Providers don't report errors, fearing embarrassment, trouble
Even though 90 percent of providers witness near-misses or errors, most clinicians don't report them because they are embarrassed and don't want to cause trouble, according to a new survey by Johns Hopkins.
Researchers asked physicians, nurses, radiation physicists, and other radiation specialists at Johns Hopkins, North Shore- Long Island Jewish Health System in New York, Washington University in St. Louis, Mo., and the University of Miami in an anonymous email survey if and why they avoided online error reporting. Although respondents generally felt that it was their responsibility to report such near-misses or errors, nurses and physicians didn't report often, whereas physicists, dosimetrists, and radiation therapists did report more often, according to a Monday press release.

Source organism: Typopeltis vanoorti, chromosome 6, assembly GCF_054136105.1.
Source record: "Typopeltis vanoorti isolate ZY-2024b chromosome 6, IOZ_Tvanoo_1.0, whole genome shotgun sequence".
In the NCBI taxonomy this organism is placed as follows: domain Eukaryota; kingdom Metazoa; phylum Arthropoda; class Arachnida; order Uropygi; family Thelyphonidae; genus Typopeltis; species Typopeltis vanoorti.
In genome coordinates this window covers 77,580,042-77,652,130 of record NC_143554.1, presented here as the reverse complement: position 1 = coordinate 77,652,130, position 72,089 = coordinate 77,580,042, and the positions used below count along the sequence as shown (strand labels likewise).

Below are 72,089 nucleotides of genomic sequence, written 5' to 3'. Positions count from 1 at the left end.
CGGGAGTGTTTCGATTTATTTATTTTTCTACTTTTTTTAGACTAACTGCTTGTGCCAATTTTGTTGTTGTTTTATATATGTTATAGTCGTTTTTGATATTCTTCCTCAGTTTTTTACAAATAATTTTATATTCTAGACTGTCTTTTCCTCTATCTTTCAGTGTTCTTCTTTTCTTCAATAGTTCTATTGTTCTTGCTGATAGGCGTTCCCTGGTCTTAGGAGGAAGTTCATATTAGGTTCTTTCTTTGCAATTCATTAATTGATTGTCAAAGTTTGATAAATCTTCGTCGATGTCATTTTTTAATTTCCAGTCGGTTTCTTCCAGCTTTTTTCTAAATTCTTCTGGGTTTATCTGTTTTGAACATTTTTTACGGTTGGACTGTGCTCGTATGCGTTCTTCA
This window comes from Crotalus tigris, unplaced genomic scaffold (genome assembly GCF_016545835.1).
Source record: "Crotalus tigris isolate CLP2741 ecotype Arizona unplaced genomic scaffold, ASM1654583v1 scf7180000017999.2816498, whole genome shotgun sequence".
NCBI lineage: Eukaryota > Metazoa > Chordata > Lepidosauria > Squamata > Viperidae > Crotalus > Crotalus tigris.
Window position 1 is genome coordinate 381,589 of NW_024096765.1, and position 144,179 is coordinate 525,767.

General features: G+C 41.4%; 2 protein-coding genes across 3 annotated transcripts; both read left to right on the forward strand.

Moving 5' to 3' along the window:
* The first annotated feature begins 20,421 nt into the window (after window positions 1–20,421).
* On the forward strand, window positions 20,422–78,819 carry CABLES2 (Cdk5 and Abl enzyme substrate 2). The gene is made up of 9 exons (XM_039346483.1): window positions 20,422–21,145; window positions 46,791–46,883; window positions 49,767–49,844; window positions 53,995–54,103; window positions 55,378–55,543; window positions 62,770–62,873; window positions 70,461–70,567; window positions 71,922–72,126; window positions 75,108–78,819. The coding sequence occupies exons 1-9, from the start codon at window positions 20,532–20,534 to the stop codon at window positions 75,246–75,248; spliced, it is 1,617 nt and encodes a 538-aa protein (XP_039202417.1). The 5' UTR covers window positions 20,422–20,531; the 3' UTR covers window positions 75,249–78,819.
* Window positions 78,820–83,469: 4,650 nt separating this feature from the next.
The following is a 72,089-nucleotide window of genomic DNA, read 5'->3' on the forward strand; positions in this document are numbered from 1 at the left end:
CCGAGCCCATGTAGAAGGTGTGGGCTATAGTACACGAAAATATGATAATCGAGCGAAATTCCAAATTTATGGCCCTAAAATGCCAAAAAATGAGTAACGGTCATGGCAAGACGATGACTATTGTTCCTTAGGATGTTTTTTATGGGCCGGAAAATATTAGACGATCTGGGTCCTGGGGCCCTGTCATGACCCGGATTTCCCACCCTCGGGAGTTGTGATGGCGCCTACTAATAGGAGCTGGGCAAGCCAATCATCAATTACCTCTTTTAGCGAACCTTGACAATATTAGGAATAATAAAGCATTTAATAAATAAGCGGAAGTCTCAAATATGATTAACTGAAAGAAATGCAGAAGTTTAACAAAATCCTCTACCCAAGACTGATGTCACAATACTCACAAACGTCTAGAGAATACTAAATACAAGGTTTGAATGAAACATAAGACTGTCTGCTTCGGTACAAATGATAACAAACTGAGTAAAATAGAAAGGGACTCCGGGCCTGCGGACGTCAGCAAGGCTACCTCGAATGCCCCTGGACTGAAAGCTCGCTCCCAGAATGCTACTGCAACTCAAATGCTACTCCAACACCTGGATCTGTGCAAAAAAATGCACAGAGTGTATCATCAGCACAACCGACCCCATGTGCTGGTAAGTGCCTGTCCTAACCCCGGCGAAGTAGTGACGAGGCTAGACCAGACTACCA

"Respondents recognized that error events should be reported and that they should claim responsibility for them. The barriers we identified are not insurmountable," said Dr. Kendra Harris in the press release.
To improve on reporting rates, Harris encouraged organizations to promote it as quality improvment tools, not punitive assessments. Also, she recommended that online reporting systems be simple to use.
"It is important to understand the specific reasons why fewer physicians participate in these reporting systems so that hospitals can work to close this gap. Reporting is not an end in itself. It helps identify potential hazards, and each member of the health care team brings a perspective that can help make patients safer," she said.
For more information:
- read the Johns Hopkins news brief
Nurses are still hesitant to speak up when docs make errors
AHRQ: Less than half of hospitals have nonpunitive culture, safe handoffs
AAP: Patient safety means admitting mistakes
Doctors, risk managers view apologies, error disclosure, differently